There is always a light at the end of the tunnel and no…it is not a train. After recovering from a “failed” semester, I got a job working as an Applications Engineer in Customer Education and Application Support. I soon found myself traveling across the country training customers in several industries (e.g., automotive, aerospace, medical, etc.) on how to measure their parts with my company’s hardware and software. Somehow, this job fits me better than any other situation I could have conceived of as I had a knack for education. However, I knew that this would not last forever as I had a strong desire to pursue a Ph.D. in Engineering Education at Purdue University.
I spent a year working on my application. My confidence in my work was so strong that I did not doubt that I would gain admittance. Once I received that letter that confirmed my belief, I excitedly planned out every course, certificate, and program that I wanted to participate in during my time in the program. The first day that I arrived on campus during orientation, I felt a strong sense that I belonged. It was an unparalleled feeling I never felt before. This campus was right for me after all the tears, doubt, frustrations, and lostness. This degree was meant for me… finally .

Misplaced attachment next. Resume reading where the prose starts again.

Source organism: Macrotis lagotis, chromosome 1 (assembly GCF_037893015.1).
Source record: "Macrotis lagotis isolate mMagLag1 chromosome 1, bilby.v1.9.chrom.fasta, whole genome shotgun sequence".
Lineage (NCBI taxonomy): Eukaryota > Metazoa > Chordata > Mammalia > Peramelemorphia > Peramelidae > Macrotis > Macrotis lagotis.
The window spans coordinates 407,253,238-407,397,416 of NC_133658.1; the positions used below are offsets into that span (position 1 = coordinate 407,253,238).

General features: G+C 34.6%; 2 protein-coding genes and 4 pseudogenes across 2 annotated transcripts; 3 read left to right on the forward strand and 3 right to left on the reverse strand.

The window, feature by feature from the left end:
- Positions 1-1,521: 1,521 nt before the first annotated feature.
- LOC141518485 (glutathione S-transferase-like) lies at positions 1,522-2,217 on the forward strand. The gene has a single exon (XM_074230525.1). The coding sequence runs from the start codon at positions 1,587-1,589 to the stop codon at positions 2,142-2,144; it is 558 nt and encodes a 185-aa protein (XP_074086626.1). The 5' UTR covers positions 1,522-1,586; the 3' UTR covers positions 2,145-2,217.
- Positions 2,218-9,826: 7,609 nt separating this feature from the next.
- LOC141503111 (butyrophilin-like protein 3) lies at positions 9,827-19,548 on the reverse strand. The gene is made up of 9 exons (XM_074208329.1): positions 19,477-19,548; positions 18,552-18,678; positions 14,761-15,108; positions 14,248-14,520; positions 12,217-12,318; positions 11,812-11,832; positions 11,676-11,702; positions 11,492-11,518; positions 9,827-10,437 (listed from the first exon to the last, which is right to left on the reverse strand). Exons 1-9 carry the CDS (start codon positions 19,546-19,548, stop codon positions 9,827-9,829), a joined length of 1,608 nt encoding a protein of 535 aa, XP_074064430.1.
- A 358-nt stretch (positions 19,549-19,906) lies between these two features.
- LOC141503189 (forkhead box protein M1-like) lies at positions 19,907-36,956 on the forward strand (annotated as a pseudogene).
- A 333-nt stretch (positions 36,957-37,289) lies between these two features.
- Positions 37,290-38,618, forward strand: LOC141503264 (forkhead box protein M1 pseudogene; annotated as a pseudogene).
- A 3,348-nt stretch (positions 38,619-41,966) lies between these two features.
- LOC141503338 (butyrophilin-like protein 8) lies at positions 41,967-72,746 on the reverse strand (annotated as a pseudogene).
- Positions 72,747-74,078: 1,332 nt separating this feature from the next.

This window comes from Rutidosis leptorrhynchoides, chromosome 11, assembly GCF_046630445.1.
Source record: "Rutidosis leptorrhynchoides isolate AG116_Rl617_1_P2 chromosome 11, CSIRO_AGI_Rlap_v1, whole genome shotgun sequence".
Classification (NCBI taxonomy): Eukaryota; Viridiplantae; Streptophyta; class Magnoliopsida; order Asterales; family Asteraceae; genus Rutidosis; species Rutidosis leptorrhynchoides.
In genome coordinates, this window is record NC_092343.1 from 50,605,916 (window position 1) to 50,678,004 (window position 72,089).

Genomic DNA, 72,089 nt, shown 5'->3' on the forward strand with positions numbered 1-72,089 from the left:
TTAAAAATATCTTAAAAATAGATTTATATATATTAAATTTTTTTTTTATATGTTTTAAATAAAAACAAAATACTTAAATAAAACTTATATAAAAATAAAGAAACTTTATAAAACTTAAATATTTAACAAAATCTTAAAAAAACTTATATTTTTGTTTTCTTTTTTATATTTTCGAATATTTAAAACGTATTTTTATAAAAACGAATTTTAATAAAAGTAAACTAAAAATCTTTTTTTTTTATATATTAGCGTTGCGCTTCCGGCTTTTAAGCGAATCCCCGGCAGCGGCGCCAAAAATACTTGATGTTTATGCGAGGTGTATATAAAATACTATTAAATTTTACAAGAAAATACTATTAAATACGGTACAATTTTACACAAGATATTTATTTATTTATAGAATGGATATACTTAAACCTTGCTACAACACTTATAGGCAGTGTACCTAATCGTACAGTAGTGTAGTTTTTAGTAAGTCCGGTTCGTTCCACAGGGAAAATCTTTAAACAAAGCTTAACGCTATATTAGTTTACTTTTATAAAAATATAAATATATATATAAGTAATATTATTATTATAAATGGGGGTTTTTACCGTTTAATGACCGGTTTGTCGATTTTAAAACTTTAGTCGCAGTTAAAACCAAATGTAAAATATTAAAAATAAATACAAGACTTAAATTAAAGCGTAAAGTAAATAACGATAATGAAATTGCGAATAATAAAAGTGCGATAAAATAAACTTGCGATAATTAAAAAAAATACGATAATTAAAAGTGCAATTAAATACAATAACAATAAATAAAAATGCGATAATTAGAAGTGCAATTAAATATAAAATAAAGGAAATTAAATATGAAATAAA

After completing my first semester, I am happy to tell you that I feel great! During the holiday break, I couldn’t wait to get back to school which is something that has never happened to me despite my 4.0 GPA in grade school. Tough times were trying to balance reading a ton of articles, writing long papers (a requirement foreign to engineering students), and having an existential crisis about what my dissertation would be. I developed a keen interest in the intersection of entrepreneurship, engineering education, and inner-city youth in high school. My confidence in myself was boosted by how empowered I felt to pursue my ideas and create content based on them in my courses. Making content has undoubtedly allowed me to express myself in ways that I hadn’t given myself the time or energy to pursue.
What I’ve learned from this 4-year journey are the following:
· Trust yourself to learn throughout the process of self- realization, and self-actualization.
· You will overcome every obstacle because they all will come to pass.
· You must start every journey with uncertainty. What matters is that you begin which unlocks new possibilities for yourself that wouldn’t exist otherwise.
· Give yourself time, patience, and forgiveness regardless of the mistake or the consequence.
· Never give up, but do not ignore a better route along the road of destiny.